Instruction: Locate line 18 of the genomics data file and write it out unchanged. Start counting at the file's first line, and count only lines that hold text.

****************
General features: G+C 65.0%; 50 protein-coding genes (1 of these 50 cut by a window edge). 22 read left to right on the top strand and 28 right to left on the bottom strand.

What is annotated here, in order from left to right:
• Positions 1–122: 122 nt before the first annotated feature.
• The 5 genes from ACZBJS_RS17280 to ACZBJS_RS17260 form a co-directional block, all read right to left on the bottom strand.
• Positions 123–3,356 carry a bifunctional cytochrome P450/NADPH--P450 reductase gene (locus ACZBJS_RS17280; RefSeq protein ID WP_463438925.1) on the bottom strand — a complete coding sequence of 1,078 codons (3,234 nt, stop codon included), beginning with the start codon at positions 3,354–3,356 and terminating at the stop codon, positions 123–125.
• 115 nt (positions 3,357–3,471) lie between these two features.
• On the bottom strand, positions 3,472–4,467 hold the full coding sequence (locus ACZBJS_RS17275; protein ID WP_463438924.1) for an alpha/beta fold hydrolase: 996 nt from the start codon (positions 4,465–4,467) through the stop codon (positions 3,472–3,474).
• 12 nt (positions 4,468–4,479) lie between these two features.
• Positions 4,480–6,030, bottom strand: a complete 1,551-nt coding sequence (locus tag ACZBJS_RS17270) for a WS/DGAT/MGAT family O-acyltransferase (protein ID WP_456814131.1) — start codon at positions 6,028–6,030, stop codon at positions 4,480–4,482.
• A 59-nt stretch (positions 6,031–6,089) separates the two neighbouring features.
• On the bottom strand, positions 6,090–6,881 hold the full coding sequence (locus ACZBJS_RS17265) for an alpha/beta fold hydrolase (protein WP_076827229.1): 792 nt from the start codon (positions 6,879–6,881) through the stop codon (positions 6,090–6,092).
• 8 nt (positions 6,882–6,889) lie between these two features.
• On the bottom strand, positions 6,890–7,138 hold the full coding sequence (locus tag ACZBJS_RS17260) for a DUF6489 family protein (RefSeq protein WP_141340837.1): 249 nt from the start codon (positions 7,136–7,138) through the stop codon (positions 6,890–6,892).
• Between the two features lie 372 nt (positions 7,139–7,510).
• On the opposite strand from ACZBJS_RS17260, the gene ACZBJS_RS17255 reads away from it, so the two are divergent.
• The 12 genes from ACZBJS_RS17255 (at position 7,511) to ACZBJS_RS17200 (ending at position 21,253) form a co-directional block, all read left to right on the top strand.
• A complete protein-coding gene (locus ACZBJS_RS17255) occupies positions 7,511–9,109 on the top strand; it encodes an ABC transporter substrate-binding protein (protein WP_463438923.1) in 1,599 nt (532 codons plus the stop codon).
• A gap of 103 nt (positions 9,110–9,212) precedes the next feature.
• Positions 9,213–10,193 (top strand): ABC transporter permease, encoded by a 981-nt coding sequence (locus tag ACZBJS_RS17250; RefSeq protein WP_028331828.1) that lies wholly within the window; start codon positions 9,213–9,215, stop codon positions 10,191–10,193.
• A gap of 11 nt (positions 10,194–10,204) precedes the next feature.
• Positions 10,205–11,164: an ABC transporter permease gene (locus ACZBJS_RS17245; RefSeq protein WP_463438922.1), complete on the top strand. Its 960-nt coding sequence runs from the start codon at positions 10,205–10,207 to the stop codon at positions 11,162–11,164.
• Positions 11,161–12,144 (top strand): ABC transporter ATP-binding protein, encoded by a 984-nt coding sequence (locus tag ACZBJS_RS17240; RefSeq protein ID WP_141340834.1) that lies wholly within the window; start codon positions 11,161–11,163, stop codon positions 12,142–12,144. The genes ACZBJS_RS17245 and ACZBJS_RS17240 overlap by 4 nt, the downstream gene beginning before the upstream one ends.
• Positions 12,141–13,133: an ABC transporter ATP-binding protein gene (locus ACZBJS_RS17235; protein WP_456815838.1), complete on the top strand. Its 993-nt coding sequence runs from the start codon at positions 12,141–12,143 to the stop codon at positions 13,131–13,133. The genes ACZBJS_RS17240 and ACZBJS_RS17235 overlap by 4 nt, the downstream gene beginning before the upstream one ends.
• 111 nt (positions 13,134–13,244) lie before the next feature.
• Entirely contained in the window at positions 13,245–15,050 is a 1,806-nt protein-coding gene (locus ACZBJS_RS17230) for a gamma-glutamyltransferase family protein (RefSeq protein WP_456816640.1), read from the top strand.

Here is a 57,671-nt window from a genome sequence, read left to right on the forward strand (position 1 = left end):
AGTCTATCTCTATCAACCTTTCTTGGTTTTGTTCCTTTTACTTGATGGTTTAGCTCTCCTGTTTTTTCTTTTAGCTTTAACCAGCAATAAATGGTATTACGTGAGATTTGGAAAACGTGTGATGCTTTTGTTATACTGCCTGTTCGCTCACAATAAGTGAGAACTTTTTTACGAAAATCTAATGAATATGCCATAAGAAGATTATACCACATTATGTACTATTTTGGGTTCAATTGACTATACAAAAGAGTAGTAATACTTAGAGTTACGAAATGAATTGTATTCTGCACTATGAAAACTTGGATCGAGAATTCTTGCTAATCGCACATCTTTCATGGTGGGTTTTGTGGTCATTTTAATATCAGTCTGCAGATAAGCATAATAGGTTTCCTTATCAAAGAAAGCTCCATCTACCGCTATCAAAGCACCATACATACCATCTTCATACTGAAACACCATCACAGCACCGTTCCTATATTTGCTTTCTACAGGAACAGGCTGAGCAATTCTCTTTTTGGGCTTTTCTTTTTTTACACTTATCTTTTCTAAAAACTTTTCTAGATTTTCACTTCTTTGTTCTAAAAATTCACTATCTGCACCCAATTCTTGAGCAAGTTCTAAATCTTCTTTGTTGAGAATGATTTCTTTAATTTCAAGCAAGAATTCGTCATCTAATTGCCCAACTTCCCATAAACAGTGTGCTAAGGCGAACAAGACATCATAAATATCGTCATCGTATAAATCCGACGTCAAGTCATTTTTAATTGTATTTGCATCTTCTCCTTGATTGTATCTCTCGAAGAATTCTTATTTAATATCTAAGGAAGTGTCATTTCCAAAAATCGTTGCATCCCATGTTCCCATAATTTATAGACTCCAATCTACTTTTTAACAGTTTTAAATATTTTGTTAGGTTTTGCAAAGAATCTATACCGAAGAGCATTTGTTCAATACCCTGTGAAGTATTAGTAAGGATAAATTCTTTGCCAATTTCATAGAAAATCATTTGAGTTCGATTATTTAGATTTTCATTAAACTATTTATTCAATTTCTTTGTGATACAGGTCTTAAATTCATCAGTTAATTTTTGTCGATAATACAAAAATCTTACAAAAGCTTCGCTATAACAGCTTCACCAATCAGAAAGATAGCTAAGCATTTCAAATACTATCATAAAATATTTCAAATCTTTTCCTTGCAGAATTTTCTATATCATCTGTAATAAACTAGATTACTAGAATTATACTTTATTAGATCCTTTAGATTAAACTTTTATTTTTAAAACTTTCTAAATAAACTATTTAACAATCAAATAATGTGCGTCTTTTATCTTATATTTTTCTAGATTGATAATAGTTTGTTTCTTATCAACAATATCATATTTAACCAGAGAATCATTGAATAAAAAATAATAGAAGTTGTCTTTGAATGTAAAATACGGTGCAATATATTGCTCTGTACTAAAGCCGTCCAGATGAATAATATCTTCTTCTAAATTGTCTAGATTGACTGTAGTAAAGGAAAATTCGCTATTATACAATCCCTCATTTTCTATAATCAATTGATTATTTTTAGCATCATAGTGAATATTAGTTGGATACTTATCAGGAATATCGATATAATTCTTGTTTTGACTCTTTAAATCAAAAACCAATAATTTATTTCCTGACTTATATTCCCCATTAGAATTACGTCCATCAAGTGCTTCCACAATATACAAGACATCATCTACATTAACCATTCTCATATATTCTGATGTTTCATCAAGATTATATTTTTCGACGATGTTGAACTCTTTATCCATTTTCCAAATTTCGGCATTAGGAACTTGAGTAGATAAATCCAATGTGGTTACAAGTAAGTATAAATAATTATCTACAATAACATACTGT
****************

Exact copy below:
• A gap of 103 nt (positions 9,110–9,212) precedes the next feature.